I did look at every vendor shown in the graphic and can affirm that each includes at least some marketing systems.  There are some interesting differences in approach but, like any good landscape creator, I'll simply give you a set of logos and let you research from there. Again following the tradition of landscape publishers, I make no claims about the completeness of my list or the quality of any of the companies listed.  But I will make your life a bit easier by listing all the links below.  Enjoy!

AlternativeTo
AppAppeal
BestVendor
Chief MarTech
Cloudswave
Credii
DiscoverCloud
GetApp
G2 Crowd
Gartner
Gleanster
Growthverse
Luma Partners 
MarTech Advisor
Osalt
IT Central Station
Serchen
Social Compare
Software Advice
Software Insider (formerly FindTheBest)
Terminus
TopAlternatives
TrustRadius

Sunday, August 16, 2015

New Paper -- Which Social Media Marketing Methods Are Best For You?

I’ve long been intrigued by the notion that complex business decisions can be reduced to relatively simple rules of thumb.   Perhaps I shouldn’t admit this, at least when it comes to decisions I might be paid to make as a consultant. But I think I may safely say that simple rules can often provide a default decision that still needs confirmation by an expert. This gives people a clearer picture of the factors that go into making a choice without anyone getting hurt.

The good people at CommuniGator, a UK-based marketing automation system, were kind enough to sponsor a paper along those lines.  It's a do-it-yourself guide to picking social media marketing methods. You can download the actual paper here.  In this post, I’ll just outline the general approach – something I think can be applied to other situations as well.

The approach is built around three factors: the marketing methods available; the marketer's goals; and the marketer’s "situation", an umbrella term that includes resources, technology, and industry. It’s balancing  goals against the situation that's tricky: if resources were not a problem, you’d just use whatever methods fit your goals, and if goals didn’t matter, you’d just pick whatever methods fit your situation. No doubt plenty of companies have made exactly these errors. One virtue of a systematic approach is that it forces marketers to consider both dimensions.

For the social media marketing paper, we defined eight goals: attract attention, build brand reputation, generate qualified traffic, generate qualified leads, nurture relationships with leads, retain and grow existing customers, provide customer support, and gather market intelligence. You’ll notice these map nicely to the usual customer lifecycle stages.

We considered seven social media methods: monitoring social behavior, generating publicity, pushing content, making content sharable, promoting content on social bookmarking sites like StumbleUpon and Reddit, working with influencers, and managing reviews on sites like Yelp! and TrustRadius.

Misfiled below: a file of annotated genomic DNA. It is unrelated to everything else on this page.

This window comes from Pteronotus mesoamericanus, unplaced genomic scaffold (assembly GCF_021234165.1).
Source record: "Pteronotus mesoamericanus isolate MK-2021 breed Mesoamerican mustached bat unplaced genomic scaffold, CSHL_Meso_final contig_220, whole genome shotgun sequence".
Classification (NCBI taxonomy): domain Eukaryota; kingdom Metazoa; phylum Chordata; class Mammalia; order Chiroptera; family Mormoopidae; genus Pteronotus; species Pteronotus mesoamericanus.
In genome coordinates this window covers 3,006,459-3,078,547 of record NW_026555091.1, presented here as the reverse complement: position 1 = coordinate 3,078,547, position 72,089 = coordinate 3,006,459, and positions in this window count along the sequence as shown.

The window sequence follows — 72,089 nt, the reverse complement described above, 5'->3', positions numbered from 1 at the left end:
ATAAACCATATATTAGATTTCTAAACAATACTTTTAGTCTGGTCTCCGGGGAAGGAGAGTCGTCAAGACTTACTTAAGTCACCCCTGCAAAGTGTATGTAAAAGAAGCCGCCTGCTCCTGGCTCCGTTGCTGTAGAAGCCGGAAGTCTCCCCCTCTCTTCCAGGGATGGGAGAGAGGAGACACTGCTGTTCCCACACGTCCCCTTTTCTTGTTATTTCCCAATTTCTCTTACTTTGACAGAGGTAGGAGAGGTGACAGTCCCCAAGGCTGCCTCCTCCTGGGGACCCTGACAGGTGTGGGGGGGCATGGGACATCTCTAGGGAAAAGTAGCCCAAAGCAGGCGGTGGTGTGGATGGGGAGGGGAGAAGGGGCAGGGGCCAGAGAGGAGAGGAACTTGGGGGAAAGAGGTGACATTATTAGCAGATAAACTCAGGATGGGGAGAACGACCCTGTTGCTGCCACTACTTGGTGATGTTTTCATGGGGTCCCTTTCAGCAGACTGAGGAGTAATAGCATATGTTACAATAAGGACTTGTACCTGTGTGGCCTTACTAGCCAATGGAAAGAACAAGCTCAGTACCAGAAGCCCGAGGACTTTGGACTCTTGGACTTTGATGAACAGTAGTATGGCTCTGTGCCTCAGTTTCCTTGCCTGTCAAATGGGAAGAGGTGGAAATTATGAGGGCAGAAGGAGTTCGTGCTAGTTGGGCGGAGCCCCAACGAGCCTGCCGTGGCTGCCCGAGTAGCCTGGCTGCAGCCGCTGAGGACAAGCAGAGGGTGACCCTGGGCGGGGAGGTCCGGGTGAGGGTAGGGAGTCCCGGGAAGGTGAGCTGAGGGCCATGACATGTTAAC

Finally, we have the situation. Resources include ability to generate large volumes of content, ability to generate high quality content, existing social media traffic, available support staff, and budget. Technology includes available execution tools and measurement tools. Industry considers whether customers are highly engaged in the products, how easily they can find product information, and whether the product is a locally-created service such as a restaurant or home repairs.

The actual mechanics of relating these factors are something you’ll best understand by downloading the paper. Suffice it to say that we assigned points to show which goals were more or less suited to each method, which let us identified the most appropriate methods for the marketer's goals.  We then used another set of points to find which resources, technologies, and industry characteristics are most important for each method’s success. This let us judge which of the previously selected methods were most likely to be executed successfully.  And that's what we wanted to know.

I felt the results were pretty reasonable, but then I’m biased. Please take a look and let me know what you think.


Saturday, August 08, 2015

Intent Data Basics: Where It Comes From, What It's Good For, What To Test


Intent data is a marketer’s dream come true: rather than advertising to mass audiences in the hope of getting a handful of active buyers to identify themselves, just buy a list of those buyers and talk to them directly. It lops a whole layer off the top of the funnel and finally lets you discard the wasted half of your advertising.

But intent data is a complicated topic. It comes from different places, has different degrees of accuracy and coverage, and can be used in many different ways. Here’s a little primer on the topic.

What is intent data? It’s data that tells you an addressable individual is interested in your product. Ideally, that individual will be identifiable, meaning you have an email address, postal address, device ID, mobile app registration, phone number, or other piece of information that tells you who they are and lets you communicate with them directly. But sometimes you may only have an anonymous cookie or segment identifier that lets you reach them through only one channel and not by name.